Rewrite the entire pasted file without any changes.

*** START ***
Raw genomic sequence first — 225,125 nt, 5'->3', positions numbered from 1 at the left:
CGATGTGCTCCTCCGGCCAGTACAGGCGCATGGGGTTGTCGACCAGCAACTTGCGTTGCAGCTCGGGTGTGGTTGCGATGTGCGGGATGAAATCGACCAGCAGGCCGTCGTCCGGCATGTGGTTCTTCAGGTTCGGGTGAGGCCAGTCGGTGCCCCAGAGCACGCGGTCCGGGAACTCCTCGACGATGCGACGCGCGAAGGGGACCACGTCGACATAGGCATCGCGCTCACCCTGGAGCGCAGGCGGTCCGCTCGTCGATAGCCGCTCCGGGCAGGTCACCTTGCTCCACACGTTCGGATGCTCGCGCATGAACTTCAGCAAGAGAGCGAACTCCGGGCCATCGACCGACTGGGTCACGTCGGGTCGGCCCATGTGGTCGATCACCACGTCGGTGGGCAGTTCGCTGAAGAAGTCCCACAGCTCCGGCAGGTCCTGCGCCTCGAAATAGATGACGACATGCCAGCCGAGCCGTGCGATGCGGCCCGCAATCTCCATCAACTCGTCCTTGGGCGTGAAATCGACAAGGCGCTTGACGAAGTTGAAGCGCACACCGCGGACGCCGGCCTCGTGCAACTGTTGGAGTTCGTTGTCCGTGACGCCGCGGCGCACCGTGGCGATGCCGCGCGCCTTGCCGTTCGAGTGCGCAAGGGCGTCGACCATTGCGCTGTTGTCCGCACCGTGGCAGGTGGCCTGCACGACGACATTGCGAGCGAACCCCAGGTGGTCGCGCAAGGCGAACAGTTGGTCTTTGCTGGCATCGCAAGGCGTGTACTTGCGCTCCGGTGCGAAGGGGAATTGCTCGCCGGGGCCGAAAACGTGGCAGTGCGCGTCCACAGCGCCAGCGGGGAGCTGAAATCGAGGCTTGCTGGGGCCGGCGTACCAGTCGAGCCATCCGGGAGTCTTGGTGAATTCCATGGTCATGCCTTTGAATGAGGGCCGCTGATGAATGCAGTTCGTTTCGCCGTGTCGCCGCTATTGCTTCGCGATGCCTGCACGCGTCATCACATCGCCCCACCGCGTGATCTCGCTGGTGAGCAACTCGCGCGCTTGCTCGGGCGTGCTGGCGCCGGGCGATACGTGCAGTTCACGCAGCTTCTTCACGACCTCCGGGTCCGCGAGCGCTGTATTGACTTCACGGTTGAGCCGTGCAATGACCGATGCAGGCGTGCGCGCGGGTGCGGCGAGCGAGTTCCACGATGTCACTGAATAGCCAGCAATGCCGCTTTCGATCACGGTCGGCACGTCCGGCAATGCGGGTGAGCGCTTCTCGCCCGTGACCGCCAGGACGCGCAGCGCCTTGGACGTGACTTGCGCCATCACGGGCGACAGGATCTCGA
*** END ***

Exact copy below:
Raw genomic sequence first — 225,125 nt, 5'->3', positions numbered from 1 at the left:
CGATGTGCTCCTCCGGCCAGTACAGGCGCATGGGGTTGTCGACCAGCAACTTGCGTTGCAGCTCGGGTGTGGTTGCGATGTGCGGGATGAAATCGACCAGCAGGCCGTCGTCCGGCATGTGGTTCTTCAGGTTCGGGTGAGGCCAGTCGGTGCCCCAGAGCACGCGGTCCGGGAACTCCTCGACGATGCGACGCGCGAAGGGGACCACGTCGACATAGGCATCGCGCTCACCCTGGAGCGCAGGCGGTCCGCTCGTCGATAGCCGCTCCGGGCAGGTCACCTTGCTCCACACGTTCGGATGCTCGCGCATGAACTTCAGCAAGAGAGCGAACTCCGGGCCATCGACCGACTGGGTCACGTCGGGTCGGCCCATGTGGTCGATCACCACGTCGGTGGGCAGTTCGCTGAAGAAGTCCCACAGCTCCGGCAGGTCCTGCGCCTCGAAATAGATGACGACATGCCAGCCGAGCCGTGCGATGCGGCCCGCAATCTCCATCAACTCGTCCTTGGGCGTGAAATCGACAAGGCGCTTGACGAAGTTGAAGCGCACACCGCGGACGCCGGCCTCGTGCAACTGTTGGAGTTCGTTGTCCGTGACGCCGCGGCGCACCGTGGCGATGCCGCGCGCCTTGCCGTTCGAGTGCGCAAGGGCGTCGACCATTGCGCTGTTGTCCGCACCGTGGCAGGTGGCCTGCACGACGACATTGCGAGCGAACCCCAGGTGGTCGCGCAAGGCGAACAGTTGGTCTTTGCTGGCATCGCAAGGCGTGTACTTGCGCTCCGGTGCGAAGGGGAATTGCTCGCCGGGGCCGAAAACGTGGCAGTGCGCGTCCACAGCGCCAGCGGGGAGCTGAAATCGAGGCTTGCTGGGGCCGGCGTACCAGTCGAGCCATCCGGGAGTCTTGGTGAATTCCATGGTCATGCCTTTGAATGAGGGCCGCTGATGAATGCAGTTCGTTTCGCCGTGTCGCCGCTATTGCTTCGCGATGCCTGCACGCGTCATCACATCGCCCCACCGCGTGATCTCGCTGGTGAGCAACTCGCGCGCTTGCTCGGGCGTGCTGGCGCCGGGCGATACGTGCAGTTCACGCAGCTTCTTCACGACCTCCGGGTCCGCGAGCGCTGTATTGACTTCACGGTTGAGCCGTGCAATGACCGATGCAGGCGTGCGCGCGGGTGCGGCGAGCGAGTTCCACGATGTCACTGAATAGCCAGCAATGCCGCTTTCGATCACGGTCGGCACGTCCGGCAATGCGGGTGAGCGCTTCTCGCCCGTGACCGCCAGGACGCGCAGCGCCTTGGACGTGACTTGCGCCATCACGGGCGACAGGATCTCGA